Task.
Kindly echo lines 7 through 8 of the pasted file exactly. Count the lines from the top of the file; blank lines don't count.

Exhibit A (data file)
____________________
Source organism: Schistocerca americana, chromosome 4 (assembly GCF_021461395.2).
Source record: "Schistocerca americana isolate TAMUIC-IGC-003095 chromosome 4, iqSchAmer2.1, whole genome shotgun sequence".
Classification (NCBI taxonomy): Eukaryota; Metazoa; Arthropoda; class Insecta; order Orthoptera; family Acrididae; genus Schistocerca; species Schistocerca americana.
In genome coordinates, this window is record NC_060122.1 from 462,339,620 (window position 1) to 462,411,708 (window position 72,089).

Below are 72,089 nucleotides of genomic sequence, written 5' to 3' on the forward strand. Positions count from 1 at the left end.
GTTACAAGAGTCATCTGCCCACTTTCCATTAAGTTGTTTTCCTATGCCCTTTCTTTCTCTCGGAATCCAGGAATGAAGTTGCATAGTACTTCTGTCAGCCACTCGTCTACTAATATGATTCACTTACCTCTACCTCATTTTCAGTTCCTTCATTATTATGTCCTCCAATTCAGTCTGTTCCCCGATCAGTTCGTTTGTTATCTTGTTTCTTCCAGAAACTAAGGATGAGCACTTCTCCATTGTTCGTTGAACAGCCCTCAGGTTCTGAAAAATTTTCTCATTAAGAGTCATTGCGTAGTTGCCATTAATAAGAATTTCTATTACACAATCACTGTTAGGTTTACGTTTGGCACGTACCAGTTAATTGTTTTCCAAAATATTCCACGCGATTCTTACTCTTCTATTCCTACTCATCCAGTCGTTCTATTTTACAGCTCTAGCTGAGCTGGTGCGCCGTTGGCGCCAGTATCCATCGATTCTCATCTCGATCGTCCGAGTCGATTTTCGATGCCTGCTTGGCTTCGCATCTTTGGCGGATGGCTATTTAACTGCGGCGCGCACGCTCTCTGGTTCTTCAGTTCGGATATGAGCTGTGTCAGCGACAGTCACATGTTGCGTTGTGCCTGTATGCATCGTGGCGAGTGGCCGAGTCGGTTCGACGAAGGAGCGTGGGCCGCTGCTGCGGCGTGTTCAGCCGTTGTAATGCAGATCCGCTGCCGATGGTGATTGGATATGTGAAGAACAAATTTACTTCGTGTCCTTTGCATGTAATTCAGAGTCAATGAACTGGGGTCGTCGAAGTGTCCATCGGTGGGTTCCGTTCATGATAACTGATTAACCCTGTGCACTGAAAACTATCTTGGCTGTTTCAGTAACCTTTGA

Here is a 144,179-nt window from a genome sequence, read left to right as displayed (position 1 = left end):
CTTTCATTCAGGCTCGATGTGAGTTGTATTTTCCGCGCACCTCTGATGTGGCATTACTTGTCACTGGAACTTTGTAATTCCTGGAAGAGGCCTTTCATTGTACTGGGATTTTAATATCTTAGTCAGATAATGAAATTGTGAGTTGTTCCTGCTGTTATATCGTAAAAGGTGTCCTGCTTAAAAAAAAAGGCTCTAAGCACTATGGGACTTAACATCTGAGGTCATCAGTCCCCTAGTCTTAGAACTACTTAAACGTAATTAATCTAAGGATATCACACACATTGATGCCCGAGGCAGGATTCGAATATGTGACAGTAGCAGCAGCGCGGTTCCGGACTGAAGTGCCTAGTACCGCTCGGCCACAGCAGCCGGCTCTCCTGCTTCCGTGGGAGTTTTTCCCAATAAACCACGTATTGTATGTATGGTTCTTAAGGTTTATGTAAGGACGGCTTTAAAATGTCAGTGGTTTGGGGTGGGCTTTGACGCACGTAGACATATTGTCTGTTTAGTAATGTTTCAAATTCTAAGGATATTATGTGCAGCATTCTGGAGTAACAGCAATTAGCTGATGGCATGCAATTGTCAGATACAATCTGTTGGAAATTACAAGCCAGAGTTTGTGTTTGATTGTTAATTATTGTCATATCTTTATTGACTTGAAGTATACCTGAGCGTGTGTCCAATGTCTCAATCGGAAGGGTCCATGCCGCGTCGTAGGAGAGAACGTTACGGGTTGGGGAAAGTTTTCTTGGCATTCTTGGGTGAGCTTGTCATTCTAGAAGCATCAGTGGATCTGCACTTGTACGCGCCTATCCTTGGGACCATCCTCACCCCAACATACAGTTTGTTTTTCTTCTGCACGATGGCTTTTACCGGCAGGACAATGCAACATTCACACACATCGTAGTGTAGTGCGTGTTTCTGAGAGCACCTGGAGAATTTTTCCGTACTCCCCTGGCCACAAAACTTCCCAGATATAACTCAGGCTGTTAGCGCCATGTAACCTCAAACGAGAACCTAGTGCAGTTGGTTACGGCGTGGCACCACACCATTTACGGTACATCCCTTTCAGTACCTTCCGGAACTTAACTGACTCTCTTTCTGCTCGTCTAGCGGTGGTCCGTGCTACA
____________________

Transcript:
Here is a 144,179-nt window from a genome sequence, read left to right as displayed (position 1 = left end):
CTTTCATTCAGGCTCGATGTGAGTTGTATTTTCCGCGCACCTCTGATGTGGCATTACTTGTCACTGGAACTTTGTAATTCCTGGAAGAGGCCTTTCATTGTACTGGGATTTTAATATCTTAGTCAGATAATGAAATTGTGAGTTGTTCCTGCTGTTATATCGTAAAAGGTGTCCTGCTTAAAAAAAAAGGCTCTAAGCACTATGGGACTTAACATCTGAGGTCATCAGTCCCCTAGTCTTAGAACTACTTAAACGTAATTAATCTAAGGATATCACACACATTGATGCCCGAGGCAGGATTCGAATATGTGACAGTAGCAGCAGCGCGGTTCCGGACTGAAGTGCCTAGTACCGCTCGGCCACAGCAGCCGGCTCTCCTGCTTCCGTGGGAGTTTTTCCCAATAAACCACGTATTGTATGTATGGTTCTTAAGGTTTATGTAAGGACGGCTTTAAAATGTCAGTGGTTTGGGGTGGGCTTTGACGCACGTAGACATATTGTCTGTTTAGTAATGTTTCAAATTCTAAGGATATTATGTGCAGCATTCTGGAGTAACAGCAATTAGCTGATGGCATGCAATTGTCAGATACAATCTGTTGGAAATTACAAGCCAGAGTTTGTGTTTGATTGTTAATTATTGTCATATCTTTATTGACTTGAAGTATACCTGAGCGTGTGTCCAATGTCTCAATCGGAAGGGTCCATGCCGCGTCGTAGGAGAGAACGTTACGGGTTGGGGAAAGTTTTCTTGGCATTCTTGGGTGAGCTTGTCATTCTAGAAGCATCAGTGGATCTGCACTTGTACGCGCCTATCCTTGGGACCATCCTCACCCCAACATACAGTTTGTTTTTCTTCTGCACGATGGCTTTTACCGGCAGGACAATGCAACATTCACACACATCGTAGTGTAGTGCGTGTTTCTGAGAGCACCTGGAGAATTTTTCCGTACTCCCCTGGCCACAAAACTTCCCAGATATAACTCAGGCTGTTAGCGCCATGTAACCTCAAACGAGAACCTAGTGCAGTTGGTTACGGCGTGGCACCACACCATTTACGGTACATCCCTTTCAGTACCTTCCGGAACTTAACTGACTCTCTTTCTGCTCGTCTAGCGGTGGTCCGTGCTACA